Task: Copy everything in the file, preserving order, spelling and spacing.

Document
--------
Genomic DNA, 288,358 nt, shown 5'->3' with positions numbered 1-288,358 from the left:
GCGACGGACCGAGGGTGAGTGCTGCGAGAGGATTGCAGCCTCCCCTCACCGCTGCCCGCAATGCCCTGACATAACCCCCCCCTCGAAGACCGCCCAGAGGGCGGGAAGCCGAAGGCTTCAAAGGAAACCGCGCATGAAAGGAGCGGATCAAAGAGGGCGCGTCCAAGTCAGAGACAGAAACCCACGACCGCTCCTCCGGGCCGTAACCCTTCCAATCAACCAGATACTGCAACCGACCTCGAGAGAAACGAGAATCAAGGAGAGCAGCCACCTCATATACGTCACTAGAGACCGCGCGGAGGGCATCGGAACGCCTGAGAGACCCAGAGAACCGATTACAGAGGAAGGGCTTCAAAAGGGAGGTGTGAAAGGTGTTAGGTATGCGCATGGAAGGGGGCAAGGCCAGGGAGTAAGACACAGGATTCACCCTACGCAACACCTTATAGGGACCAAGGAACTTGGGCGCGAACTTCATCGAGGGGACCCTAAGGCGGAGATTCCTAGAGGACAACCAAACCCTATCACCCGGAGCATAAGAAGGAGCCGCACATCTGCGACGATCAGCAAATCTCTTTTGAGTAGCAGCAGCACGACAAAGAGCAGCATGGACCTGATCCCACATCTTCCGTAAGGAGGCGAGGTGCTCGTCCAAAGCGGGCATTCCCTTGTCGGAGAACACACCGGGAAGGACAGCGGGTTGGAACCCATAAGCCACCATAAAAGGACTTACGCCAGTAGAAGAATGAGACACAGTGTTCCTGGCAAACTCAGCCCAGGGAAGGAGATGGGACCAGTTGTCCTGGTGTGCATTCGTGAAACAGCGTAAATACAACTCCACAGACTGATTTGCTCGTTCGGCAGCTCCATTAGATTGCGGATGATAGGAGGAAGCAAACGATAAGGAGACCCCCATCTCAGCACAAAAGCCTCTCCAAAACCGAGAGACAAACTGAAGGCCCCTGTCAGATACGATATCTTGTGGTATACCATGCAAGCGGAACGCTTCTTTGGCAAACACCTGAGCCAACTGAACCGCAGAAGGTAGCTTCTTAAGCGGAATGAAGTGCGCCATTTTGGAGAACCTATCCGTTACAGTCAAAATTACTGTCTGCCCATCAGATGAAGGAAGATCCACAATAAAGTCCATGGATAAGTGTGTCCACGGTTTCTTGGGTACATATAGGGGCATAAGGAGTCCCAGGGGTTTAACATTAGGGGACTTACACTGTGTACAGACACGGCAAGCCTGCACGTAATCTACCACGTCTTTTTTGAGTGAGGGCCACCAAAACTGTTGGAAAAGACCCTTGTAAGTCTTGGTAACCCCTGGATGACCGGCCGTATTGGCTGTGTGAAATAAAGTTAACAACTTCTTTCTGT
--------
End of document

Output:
Genomic DNA, 288,358 nt, shown 5'->3' with positions numbered 1-288,358 from the left:
GCGACGGACCGAGGGTGAGTGCTGCGAGAGGATTGCAGCCTCCCCTCACCGCTGCCCGCAATGCCCTGACATAACCCCCCCCTCGAAGACCGCCCAGAGGGCGGGAAGCCGAAGGCTTCAAAGGAAACCGCGCATGAAAGGAGCGGATCAAAGAGGGCGCGTCCAAGTCAGAGACAGAAACCCACGACCGCTCCTCCGGGCCGTAACCCTTCCAATCAACCAGATACTGCAACCGACCTCGAGAGAAACGAGAATCAAGGAGAGCAGCCACCTCATATACGTCACTAGAGACCGCGCGGAGGGCATCGGAACGCCTGAGAGACCCAGAGAACCGATTACAGAGGAAGGGCTTCAAAAGGGAGGTGTGAAAGGTGTTAGGTATGCGCATGGAAGGGGGCAAGGCCAGGGAGTAAGACACAGGATTCACCCTACGCAACACCTTATAGGGACCAAGGAACTTGGGCGCGAACTTCATCGAGGGGACCCTAAGGCGGAGATTCCTAGAGGACAACCAAACCCTATCACCCGGAGCATAAGAAGGAGCCGCACATCTGCGACGATCAGCAAATCTCTTTTGAGTAGCAGCAGCACGACAAAGAGCAGCATGGACCTGATCCCACATCTTCCGTAAGGAGGCGAGGTGCTCGTCCAAAGCGGGCATTCCCTTGTCGGAGAACACACCGGGAAGGACAGCGGGTTGGAACCCATAAGCCACCATAAAAGGACTTACGCCAGTAGAAGAATGAGACACAGTGTTCCTGGCAAACTCAGCCCAGGGAAGGAGATGGGACCAGTTGTCCTGGTGTGCATTCGTGAAACAGCGTAAATACAACTCCACAGACTGATTTGCTCGTTCGGCAGCTCCATTAGATTGCGGATGATAGGAGGAAGCAAACGATAAGGAGACCCCCATCTCAGCACAAAAGCCTCTCCAAAACCGAGAGACAAACTGAAGGCCCCTGTCAGATACGATATCTTGTGGTATACCATGCAAGCGGAACGCTTCTTTGGCAAACACCTGAGCCAACTGAACCGCAGAAGGTAGCTTCTTAAGCGGAATGAAGTGCGCCATTTTGGAGAACCTATCCGTTACAGTCAAAATTACTGTCTGCCCATCAGATGAAGGAAGATCCACAATAAAGTCCATGGATAAGTGTGTCCACGGTTTCTTGGGTACATATAGGGGCATAAGGAGTCCCAGGGGTTTAACATTAGGGGACTTACACTGTGTACAGACACGGCAAGCCTGCACGTAATCTACCACGTCTTTTTTGAGTGAGGGCCACCAAAACTGTTGGAAAAGACCCTTGTAAGTCTTGGTAACCCCTGGATGACCGGCCGTATTGGCTGTGTGAAATAAAGTTAACAACTTCTTTCTGT